Hope this helps.
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Mature white pines intercept almost all the sunlight that shines on th [#permalink]
From PowerScore's website:

"Must be True. The correct answer choice is (A)

The stimulus consists of premises, but drives toward a fill-in-the-blank conclusion. You must infer the main point of the argument.

The premises establish that mature white pines obstruct sunlight well enough that such pines cannot regenerate in their own shade, and you need to decide what is likely in a stand of white pines in a dense forest.

You are supposed to pick up on the theme of sunlight-obstruction, and realize that as a stand of white pines becomes thicker, it becomes less likely that new white pines will grow. That would suggest that a dense stand of white pines consists of trees of fairly similar ages.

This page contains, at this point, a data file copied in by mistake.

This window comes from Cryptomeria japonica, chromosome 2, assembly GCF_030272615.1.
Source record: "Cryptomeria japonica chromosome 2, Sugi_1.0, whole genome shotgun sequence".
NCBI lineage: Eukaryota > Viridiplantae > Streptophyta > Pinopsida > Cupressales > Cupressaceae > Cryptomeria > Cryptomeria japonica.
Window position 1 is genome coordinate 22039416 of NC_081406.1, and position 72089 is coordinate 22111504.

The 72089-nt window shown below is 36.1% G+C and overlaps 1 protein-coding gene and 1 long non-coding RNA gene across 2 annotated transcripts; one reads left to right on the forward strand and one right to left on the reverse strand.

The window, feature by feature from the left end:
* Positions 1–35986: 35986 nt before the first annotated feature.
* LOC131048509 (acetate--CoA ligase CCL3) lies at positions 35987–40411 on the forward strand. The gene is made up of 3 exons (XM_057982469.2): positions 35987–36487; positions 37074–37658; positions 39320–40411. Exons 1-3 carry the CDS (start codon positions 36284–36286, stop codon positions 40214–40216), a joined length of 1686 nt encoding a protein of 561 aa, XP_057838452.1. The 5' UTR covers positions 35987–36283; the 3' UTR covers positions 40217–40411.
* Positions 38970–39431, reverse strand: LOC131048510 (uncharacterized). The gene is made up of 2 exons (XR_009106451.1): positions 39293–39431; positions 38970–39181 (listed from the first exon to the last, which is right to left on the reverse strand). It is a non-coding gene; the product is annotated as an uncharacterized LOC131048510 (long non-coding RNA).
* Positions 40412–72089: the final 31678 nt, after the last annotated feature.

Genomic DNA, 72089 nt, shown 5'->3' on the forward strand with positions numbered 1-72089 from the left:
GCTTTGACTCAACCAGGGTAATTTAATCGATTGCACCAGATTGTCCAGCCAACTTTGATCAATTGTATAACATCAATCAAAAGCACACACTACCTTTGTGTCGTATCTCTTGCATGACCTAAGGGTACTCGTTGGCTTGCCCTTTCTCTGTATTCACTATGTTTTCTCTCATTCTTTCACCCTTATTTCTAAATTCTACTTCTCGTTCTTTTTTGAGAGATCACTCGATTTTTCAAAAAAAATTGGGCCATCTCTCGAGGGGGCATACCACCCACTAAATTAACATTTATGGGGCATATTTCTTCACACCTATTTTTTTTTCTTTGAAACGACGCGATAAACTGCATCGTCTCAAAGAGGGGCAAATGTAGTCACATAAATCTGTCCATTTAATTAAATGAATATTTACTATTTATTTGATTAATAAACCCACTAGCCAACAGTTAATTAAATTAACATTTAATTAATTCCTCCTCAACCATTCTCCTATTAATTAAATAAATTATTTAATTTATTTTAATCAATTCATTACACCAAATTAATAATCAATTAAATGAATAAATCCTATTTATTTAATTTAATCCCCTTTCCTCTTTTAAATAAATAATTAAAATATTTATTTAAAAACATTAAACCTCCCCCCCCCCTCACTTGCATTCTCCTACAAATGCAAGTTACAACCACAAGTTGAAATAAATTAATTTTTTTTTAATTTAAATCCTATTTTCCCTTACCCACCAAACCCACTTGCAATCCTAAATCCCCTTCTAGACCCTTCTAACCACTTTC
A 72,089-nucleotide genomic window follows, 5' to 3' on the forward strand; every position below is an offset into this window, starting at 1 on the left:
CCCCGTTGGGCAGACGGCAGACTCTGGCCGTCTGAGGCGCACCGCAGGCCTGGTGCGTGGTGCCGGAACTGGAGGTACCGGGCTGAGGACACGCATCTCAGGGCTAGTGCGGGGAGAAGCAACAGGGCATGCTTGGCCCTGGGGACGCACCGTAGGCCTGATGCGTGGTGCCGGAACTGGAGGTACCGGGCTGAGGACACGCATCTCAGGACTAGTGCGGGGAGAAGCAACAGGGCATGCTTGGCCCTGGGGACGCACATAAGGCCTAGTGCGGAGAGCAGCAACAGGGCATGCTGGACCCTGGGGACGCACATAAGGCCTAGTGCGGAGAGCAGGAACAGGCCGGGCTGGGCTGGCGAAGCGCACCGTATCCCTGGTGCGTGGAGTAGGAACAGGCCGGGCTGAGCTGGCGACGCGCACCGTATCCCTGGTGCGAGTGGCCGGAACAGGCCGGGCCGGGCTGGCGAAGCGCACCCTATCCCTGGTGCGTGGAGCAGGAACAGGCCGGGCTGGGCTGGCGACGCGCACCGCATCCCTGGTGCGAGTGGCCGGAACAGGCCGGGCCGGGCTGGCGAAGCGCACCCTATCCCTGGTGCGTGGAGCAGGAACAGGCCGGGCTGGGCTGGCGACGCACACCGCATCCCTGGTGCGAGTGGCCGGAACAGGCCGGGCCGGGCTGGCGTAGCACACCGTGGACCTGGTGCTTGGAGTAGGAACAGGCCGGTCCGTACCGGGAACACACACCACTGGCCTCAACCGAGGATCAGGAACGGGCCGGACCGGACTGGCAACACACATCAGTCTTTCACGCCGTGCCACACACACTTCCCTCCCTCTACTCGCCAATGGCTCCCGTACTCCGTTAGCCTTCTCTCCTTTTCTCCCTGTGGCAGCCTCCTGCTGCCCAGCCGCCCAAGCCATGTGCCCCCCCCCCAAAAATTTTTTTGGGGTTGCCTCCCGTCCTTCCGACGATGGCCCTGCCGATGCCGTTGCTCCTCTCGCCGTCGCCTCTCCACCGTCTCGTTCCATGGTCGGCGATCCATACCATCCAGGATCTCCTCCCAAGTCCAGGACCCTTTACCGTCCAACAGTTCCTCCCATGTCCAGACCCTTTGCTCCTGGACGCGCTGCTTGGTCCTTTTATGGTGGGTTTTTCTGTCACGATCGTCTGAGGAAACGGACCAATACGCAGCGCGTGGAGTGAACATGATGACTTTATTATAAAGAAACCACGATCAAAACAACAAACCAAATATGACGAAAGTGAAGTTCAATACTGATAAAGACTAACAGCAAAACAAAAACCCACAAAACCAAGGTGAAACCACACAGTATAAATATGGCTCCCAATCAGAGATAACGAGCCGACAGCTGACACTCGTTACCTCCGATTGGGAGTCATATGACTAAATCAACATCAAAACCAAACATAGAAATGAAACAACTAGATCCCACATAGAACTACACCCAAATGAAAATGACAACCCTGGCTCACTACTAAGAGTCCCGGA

Answer choice (A): This is the correct answer choice. At the very least, within the stand the pines should not differ drastically in age. According to the stimulus, younger white pines would not survive if they had to grow under the cover of older white pines, so you would expect that a close grouping of white pines consists of trees of fairly similar ages.

Answer choice (B): The area would not have to be cleared of all trees, just enough trees that the white pine saplings could get enough light to grow. White pines cannot regenerate in their own shade, but might be able to regenerate in a lesser amount of shade.